The EB-5 Immigrant Investor program has had a 10,000 yearly visa cap per year.
That number always referred to individuals. However, many investors want authorities to redefine the EB-5 Visa cap.
Currently, the cap looks at both investors and accompanying family members. But, there has been a lawsuit of investors wanting the cap main applicants only.
What’s the Ruling for the Interpretation?
Early this July, the US Court of Appeals (for the District of Columbia Circuit) confirmed the prevailing definition.
This has dashed investors’ hopes of loosening EB-5 visa caps. If the new interpretation would be accepted, visa issuances would effectively triple.
The Court has issued its reasoning for the cap interpretation, as explained by Circuit Judge Walker.
It comes down to the Department of State’s interpretation of visa issuances. The Department actively considers accompanying applicants in the final quote.
For example, it assumes that of the 10,000 issued visas, 3000 are given to main applicants, with the rest to spouses and children.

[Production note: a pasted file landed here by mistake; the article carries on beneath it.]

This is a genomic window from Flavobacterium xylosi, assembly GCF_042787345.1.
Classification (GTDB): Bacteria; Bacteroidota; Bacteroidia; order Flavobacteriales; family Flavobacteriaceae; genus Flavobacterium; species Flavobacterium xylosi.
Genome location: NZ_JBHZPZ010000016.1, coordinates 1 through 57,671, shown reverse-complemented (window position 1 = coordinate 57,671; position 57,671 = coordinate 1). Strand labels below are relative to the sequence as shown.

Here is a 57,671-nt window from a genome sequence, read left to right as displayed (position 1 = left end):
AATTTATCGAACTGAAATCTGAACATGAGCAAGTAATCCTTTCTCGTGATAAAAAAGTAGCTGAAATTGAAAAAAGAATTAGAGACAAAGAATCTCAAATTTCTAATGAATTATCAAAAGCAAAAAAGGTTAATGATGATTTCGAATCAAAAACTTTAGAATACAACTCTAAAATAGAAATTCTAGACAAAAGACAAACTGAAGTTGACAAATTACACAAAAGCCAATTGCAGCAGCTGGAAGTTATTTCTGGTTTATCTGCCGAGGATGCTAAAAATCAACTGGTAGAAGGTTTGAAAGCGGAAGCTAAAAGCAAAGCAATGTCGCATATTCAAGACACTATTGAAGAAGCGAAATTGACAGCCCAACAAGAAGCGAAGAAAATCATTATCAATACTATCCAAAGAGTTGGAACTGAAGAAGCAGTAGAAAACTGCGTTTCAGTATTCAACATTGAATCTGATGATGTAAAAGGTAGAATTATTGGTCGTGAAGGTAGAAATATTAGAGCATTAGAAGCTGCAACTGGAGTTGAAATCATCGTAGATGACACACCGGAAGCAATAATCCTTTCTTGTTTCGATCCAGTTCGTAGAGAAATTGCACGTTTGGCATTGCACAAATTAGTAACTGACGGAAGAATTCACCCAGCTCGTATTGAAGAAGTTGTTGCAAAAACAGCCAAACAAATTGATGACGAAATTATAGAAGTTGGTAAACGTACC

With that, Congress has made no attempt to change the method of counting visas since 1990. As a result, the court chose to uphold the current interpretation, dismissing the lawsuit.
How Are Experts Reacting to the Ruling?
Aaron Grau (IIUSA’S Executive Director) views the ruling as disappointing.
He also stressed that the EB-5 investor visa program’s goal is to fuel job creation and economic development and that laws should be interpreted to that end, which would be creating as many investor visas as possible.
Evolution of EB-5 This Year
Overall, the EB-5 visa has gone through multiple changes this year, with the current lawsuit being one of them.
Last June, the program had its Modernization Rule vacated, thus cutting the investment minimum from $900,000 back to $500,000.
However, just this July, the EB-5’s regional center program expired.
So while entry barriers for the program have been loosened, visa quotas have not. This gives the program a bump in competitiveness, which should be seen in application numbers in the following months.